Permits Filed for 333 East 82nd Street, Upper East Side, Manhattan

333 East 82nd Street, via Google Maps333 East 82nd Street, via Google Maps

The 2nd Avenue subway line is continuing to work its magic on the Upper East Side. Just three blocks from the Q and R train’s 86th Street subway station, permits have been filed for an eight-story mixed-use development at 333 East 82nd Street. Sean Lavin of Lavin Development will be responsible for the project.

The 75-foot tall structure will yield 35,800 square feet, with 35,250 square feet dedicated to residential use, and 620 square feet for a ground-floor medical facility. 21 apartments will be created, averaging 1,675 square feet apiece, indicating condominiums.

Tenants will benefit from a lobby, indoor recreation space on the ground floor, and parking for 11 bicycles. A seven-car garage will be included on site.

Brooklyn-based Zproekt Architecture is listed as responsible for the design.

Demolition permits for the existing structure were filed in April 2017. The estimated completion date has not been announced.

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10 Comments on "Permits Filed for 333 East 82nd Street, Upper East Side, Manhattan"

  1. Please pardon me for using your space: Not bores not annoys me for an eight-story mixed-use development.

  2. Not that the existing building is particularly special, but it is nevertheless sad to see an unbroken line of old brownstones – all with their cornices intact no less – marred for the sake of some bland modern box that will give little back to what was otherwise a lovely tree-lined residential street. No doubt the backyards of the surrounding buildings will have to contend with more shade too.

  3. Are you kidding me? 8 stories on a 30-40 foot wide lot? Will you intruding YIMBY bloodsucking leeches stop at nothing? Take a look at the photo of that serene, classic upper eastside streetscape – soon to me marred by another middle finger sliver building that you YIMBYs so love to get your rocks off to.
    You can have your way with the avenues – you’ve already destroyed them – but “HANDS OFF THE SIDESTREETS!!”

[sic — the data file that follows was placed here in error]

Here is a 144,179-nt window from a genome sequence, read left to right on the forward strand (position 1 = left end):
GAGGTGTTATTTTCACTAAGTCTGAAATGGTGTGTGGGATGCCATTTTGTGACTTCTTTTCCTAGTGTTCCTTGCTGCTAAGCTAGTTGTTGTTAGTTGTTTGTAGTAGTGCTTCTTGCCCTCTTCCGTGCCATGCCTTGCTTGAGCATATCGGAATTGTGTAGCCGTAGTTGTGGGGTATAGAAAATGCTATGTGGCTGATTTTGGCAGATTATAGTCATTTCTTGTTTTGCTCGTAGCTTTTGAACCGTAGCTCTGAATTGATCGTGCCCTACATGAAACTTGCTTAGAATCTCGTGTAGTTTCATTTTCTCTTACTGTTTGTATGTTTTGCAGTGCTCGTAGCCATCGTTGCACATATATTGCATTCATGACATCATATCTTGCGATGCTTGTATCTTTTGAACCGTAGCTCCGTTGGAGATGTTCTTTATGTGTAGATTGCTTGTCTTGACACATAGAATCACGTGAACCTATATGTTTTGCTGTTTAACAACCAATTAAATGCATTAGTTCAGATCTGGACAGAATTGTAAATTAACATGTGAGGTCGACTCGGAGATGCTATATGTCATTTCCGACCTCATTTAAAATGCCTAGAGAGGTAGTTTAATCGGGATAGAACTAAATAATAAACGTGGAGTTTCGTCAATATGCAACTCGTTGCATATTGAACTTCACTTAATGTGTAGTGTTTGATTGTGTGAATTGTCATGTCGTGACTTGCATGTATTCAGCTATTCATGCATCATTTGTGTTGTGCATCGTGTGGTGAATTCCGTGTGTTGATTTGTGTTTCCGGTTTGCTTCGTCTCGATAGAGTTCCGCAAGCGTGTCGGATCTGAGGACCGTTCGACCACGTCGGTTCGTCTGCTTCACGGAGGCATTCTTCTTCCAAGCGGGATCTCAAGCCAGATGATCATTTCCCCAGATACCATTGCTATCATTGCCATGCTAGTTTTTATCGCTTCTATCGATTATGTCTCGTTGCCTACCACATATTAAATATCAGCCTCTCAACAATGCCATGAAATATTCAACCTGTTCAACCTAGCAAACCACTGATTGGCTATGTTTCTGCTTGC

• I’ve edited your comment for profanity, however, with the 2nd avenue subway now partially complete, you bet we are coming for the side streets!

    • Love your post. Developers don’t or refuse to understand the fabric of the city and how important it is to have “smart growth”, not just build anywhere and everywhere. This is a classic mid-block liveable row of residential structures where real people live, not hip speculators who will inhabit a glossy condo, drool over the marble lined bathrooms and kitchens with high end appliances that nobody will use all contained in a bland glass box which will contribute nothing to the neighborhood. Sad to see this block destroyed by greed and ignorance.

  4. You obviously did not grow up here and have no appreciation for the delicate balance of scale, light and diversity that make up the social and architectural fabric of great NYC. It’s a shame that people like you missed out on the city when it was a gritty, vibrant, colorful and exciting place where people lived and worked, and built families and communities. All you have to contribute is to bury that greatness in glass and brushed chrome, and to chase out the very people who laid the foundation and made the city great. It breaks my heart to see the upper west side, where I grew up, now reduced to a strip mall of boring chain stores, boring buildings and boring people. Ditto for the LES, Harlem, etc.